Daily Archives: April 6, 2009

Professor Longhair The “Real King of Rock & Roll”

Okay, children, sit up and pay attention. It’s music history time.

There are many who claim the title of the “King of Rock & Roll.” Carl Perkins, Elvis, Little Richard, but for those who really know the score, the “Real King of Rock & Roll” was Henry Roeland Byrd, more universally known as “Professor Longhair.”

Born December 19, 1918 in Bogalusa, Louisiana. You can hear the Fess’s piano influence in such piano players as Fats Domino, Little Richard, Doctor John, James Booker, Ann Rabson (Saffire, the Uppity Blues Women) and, of course, Marcia Ball who you’ve seen here previously. When Paul McCartney had his 40th birthday party aboard the Queen Mary his musical entertainment for the evening was provided by Professor Longhair. When asked to do a documentary about the Fess and play with him Allen Toussaint, noted songwriter (Java, Southern Nights among many) and no mean ivory tickler in his own right said, “Oh, I couldn’t possibly do that…when the Fess plays the only thing I can do is listen.”

Albert Goldman, Elvis’s biographer, said that “Professor Longhair gave Elvis Presley his blue suede shoes voice and the arrangements gave producer Sam Phillips the sound.”

It was one of Fess’s songs that gave the world-famous music club located on the corner of Napoleon and Tchoupitoulas Streets its name…Tipitina’s.

I spent many nights there completely entranced by his music and always tried to stand as close to the stage as possible to watch his hands in action. A good friend of mine, Curtis Arsenault, aka Coco Robicheaux, who lived upstairs from me, was one of the doormen at Tip’s and would often let me slip in for free. On the night of January 29th, 1980, my girlfriend at the time and I were driving past the club. I said that Curtis was on the door and asked if she’d like to stop in and catch a set. “No,” she said, “I’m exhausted. Let’s just go home and go to bed.” That night after his gig Henry Roeland Byrd went home and on the morning of January 30th died in his sleep. He was given a New Orleans Jazz Funeral in February on what turned out to be the coldest day of 1980.

My friend Curtis told me he was going to do a bronze bust of the Fess in his honor. Curtis was a good artist and cartoonist, but I had no idea that he was capable of doing a bronze sculpture. He did as you can see below.


There is a small park kitty-corner to Tip’s and the original plan was to rename the park after the Fess and mount the bust there, but doo-doo transpires, as they say, and it never happened, so for the next two years the Fess served as the door stop of Curtis’s apartment. Happily it now sits just inside the entrance of Tipitina’s.

Here, then, is the Fess, himself, playing his song, Tipitina…..

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Health Care

When I used to tell people that I was thinking of retiring to Guatemala they’d inevitably ask: “What if you get sick down there?”

My standard answer was, “you either get better or you die.”‘

That’s really not a smart-assed answer, either. When you think about it, it’s only been within my lifetime (approaching 68) that we’ve had antibiotics. Penicillin and the like. Before I was born if you cut yourself there was a real, though remote, possibility that your wound could get infected and you might actually die. I was in my early teens when the heart-lung machine was invented paving the way to open-heart bypass surgery.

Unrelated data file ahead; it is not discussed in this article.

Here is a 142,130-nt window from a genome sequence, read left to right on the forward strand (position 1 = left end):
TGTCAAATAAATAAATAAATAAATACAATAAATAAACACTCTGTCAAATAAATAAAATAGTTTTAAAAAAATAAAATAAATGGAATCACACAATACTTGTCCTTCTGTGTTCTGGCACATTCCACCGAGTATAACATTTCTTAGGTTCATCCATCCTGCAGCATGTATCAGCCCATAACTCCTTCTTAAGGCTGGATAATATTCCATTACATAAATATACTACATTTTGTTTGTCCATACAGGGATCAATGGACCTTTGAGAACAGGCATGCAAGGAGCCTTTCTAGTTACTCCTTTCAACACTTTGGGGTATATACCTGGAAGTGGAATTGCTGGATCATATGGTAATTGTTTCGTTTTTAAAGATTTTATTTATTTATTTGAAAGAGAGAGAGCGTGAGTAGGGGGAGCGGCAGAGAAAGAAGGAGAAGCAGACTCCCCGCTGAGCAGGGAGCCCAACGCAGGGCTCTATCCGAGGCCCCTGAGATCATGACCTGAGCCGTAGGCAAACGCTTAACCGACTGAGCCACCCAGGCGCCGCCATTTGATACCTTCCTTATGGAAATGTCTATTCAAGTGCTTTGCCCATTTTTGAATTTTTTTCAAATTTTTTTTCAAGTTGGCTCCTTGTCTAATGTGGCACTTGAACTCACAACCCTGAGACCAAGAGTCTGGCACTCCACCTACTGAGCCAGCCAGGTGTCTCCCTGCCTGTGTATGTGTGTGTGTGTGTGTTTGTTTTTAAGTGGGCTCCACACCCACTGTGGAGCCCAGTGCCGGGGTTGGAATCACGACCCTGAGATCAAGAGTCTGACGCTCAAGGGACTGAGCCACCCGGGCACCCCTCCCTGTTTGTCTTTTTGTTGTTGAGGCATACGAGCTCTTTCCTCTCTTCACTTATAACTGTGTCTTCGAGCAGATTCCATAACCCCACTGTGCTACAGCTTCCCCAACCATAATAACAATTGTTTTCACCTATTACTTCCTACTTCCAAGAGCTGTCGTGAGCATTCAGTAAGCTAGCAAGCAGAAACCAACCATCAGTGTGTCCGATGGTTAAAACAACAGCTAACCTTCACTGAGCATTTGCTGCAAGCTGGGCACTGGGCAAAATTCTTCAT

You either get better or you die.

We here in the United States have been brainwashed into the idea that we have the best health care in the world even though statistics prove that isn’t really so. Sure, if you live in a large metropolitan area as I do you have access to good care. I only live five blocks from a large medical center and when  I had my heart attack last July I was receiving treatment within minutes (at the cost of $58,000.00 for a two and a half day stay) and there’s no doubt it saved my life. But I also ask people what they think would happen to them if they were on vacation here in the land of the world’s best health care and they decided they wanted to visit say, Mr. Rushmore. They’re driving along the road to their destination and their heart goes YAHHHHHHHHHHHHHHH! What happens then? They’re dead! Period! Write the obit.

I’m not being morbid here. We each owe our creator a death. It’s the real cost of living. Each and every one of us is on that slippery slope and there’s no negotiating our way out of it. It’s going to happen. Of course there are some good jokes about the inevitable. “I want to die peacefully in my sleep like my grandfather…not screaming in terror like the passengers in his car.” I’ve often said, “When it’s your time to go, it’s your time to go. I just don’t want to be on a plane when it’s someone else’s time to go and he drags me along with him. And how do they arrange it so that 200 people whose turn it is to go all get on the same plane together?

From what I’ve seen in Panama health care is decent and certainly reasonably priced. One of the medications I have to take daily is Plavix. Here in the States the cheapest price I’ve been able to find for it comes to $144/month. In Chitre, Panama I was able to walk into a pharmacy and buy it, without a prescription, for $80!

When I was staying with my friend Frank in Panama City he had to visit his doctor. We went to a nice modern clinic on the Via Argentina in El Cangrejo. As nice as any clinic available here in Fort Lauderdale. His bill was $3.19. That’s right, three dollars and nineteen cents and they chased him out the door to give him his penny change, too.

Just to prove I’m not joking I took this picture in Chitre:


General consultation with a doctor…$3.00. Try that in the States.

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